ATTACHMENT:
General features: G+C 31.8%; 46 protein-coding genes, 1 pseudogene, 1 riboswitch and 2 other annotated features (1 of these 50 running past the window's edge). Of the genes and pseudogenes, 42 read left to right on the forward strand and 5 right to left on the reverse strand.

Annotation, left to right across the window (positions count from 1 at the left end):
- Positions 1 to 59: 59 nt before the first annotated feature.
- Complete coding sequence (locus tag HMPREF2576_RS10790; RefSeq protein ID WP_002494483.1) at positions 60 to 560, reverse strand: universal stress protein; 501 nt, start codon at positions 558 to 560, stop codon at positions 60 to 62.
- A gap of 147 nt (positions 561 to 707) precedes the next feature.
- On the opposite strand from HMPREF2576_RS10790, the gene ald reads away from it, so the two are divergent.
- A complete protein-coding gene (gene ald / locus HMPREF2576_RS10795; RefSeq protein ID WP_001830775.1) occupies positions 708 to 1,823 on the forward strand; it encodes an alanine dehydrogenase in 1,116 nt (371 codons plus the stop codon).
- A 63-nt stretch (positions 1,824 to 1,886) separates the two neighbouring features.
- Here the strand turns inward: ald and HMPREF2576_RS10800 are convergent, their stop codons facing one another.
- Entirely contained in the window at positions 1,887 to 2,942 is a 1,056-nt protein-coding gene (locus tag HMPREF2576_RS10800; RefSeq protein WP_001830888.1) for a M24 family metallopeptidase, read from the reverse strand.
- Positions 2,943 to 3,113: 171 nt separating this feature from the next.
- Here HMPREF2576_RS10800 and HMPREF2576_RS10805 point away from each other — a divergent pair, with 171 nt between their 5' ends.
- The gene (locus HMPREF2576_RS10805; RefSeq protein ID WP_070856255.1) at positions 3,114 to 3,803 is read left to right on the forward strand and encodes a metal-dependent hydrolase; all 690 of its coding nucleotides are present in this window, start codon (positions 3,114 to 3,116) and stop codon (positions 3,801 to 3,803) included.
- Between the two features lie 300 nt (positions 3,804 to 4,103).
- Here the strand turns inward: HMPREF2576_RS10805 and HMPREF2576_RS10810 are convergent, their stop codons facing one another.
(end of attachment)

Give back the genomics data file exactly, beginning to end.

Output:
General features: G+C 31.8%; 46 protein-coding genes, 1 pseudogene, 1 riboswitch and 2 other annotated features (1 of these 50 running past the window's edge). Of the genes and pseudogenes, 42 read left to right on the forward strand and 5 right to left on the reverse strand.

Annotation, left to right across the window (positions count from 1 at the left end):
- Positions 1 to 59: 59 nt before the first annotated feature.
- Complete coding sequence (locus tag HMPREF2576_RS10790; RefSeq protein ID WP_002494483.1) at positions 60 to 560, reverse strand: universal stress protein; 501 nt, start codon at positions 558 to 560, stop codon at positions 60 to 62.
- A gap of 147 nt (positions 561 to 707) precedes the next feature.
- On the opposite strand from HMPREF2576_RS10790, the gene ald reads away from it, so the two are divergent.
- A complete protein-coding gene (gene ald / locus HMPREF2576_RS10795; RefSeq protein ID WP_001830775.1) occupies positions 708 to 1,823 on the forward strand; it encodes an alanine dehydrogenase in 1,116 nt (371 codons plus the stop codon).
- A 63-nt stretch (positions 1,824 to 1,886) separates the two neighbouring features.
- Here the strand turns inward: ald and HMPREF2576_RS10800 are convergent, their stop codons facing one another.
- Entirely contained in the window at positions 1,887 to 2,942 is a 1,056-nt protein-coding gene (locus tag HMPREF2576_RS10800; RefSeq protein WP_001830888.1) for a M24 family metallopeptidase, read from the reverse strand.
- Positions 2,943 to 3,113: 171 nt separating this feature from the next.
- Here HMPREF2576_RS10800 and HMPREF2576_RS10805 point away from each other — a divergent pair, with 171 nt between their 5' ends.
- The gene (locus HMPREF2576_RS10805; RefSeq protein ID WP_070856255.1) at positions 3,114 to 3,803 is read left to right on the forward strand and encodes a metal-dependent hydrolase; all 690 of its coding nucleotides are present in this window, start codon (positions 3,114 to 3,116) and stop codon (positions 3,801 to 3,803) included.
- Between the two features lie 300 nt (positions 3,804 to 4,103).
- Here the strand turns inward: HMPREF2576_RS10805 and HMPREF2576_RS10810 are convergent, their stop codons facing one another.